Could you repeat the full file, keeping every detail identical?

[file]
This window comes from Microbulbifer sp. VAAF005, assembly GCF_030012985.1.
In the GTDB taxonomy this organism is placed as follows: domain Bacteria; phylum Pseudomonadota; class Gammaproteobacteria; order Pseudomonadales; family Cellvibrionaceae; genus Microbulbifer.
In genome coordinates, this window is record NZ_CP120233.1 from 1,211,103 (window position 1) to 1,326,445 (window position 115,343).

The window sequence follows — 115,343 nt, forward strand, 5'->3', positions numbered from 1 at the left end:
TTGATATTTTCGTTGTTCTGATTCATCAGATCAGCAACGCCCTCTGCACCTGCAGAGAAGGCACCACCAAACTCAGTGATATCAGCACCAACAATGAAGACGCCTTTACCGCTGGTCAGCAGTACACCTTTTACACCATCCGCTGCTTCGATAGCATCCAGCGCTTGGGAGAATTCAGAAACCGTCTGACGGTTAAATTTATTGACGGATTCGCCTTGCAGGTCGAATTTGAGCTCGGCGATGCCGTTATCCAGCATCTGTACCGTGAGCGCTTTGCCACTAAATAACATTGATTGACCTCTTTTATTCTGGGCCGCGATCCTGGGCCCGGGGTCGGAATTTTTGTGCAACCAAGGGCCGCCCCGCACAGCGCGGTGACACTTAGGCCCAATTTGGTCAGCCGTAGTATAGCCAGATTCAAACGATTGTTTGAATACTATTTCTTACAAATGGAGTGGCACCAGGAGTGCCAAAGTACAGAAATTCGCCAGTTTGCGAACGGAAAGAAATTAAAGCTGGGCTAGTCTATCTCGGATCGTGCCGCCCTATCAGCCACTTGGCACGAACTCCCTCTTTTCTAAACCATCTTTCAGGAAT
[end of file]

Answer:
This window comes from Microbulbifer sp. VAAF005, assembly GCF_030012985.1.
In the GTDB taxonomy this organism is placed as follows: domain Bacteria; phylum Pseudomonadota; class Gammaproteobacteria; order Pseudomonadales; family Cellvibrionaceae; genus Microbulbifer.
In genome coordinates, this window is record NZ_CP120233.1 from 1,211,103 (window position 1) to 1,326,445 (window position 115,343).

The window sequence follows — 115,343 nt, forward strand, 5'->3', positions numbered from 1 at the left end:
TTGATATTTTCGTTGTTCTGATTCATCAGATCAGCAACGCCCTCTGCACCTGCAGAGAAGGCACCACCAAACTCAGTGATATCAGCACCAACAATGAAGACGCCTTTACCGCTGGTCAGCAGTACACCTTTTACACCATCCGCTGCTTCGATAGCATCCAGCGCTTGGGAGAATTCAGAAACCGTCTGACGGTTAAATTTATTGACGGATTCGCCTTGCAGGTCGAATTTGAGCTCGGCGATGCCGTTATCCAGCATCTGTACCGTGAGCGCTTTGCCACTAAATAACATTGATTGACCTCTTTTATTCTGGGCCGCGATCCTGGGCCCGGGGTCGGAATTTTTGTGCAACCAAGGGCCGCCCCGCACAGCGCGGTGACACTTAGGCCCAATTTGGTCAGCCGTAGTATAGCCAGATTCAAACGATTGTTTGAATACTATTTCTTACAAATGGAGTGGCACCAGGAGTGCCAAAGTACAGAAATTCGCCAGTTTGCGAACGGAAAGAAATTAAAGCTGGGCTAGTCTATCTCGGATCGTGCCGCCCTATCAGCCACTTGGCACGAACTCCCTCTTTTCTAAACCATCTTTCAGGAAT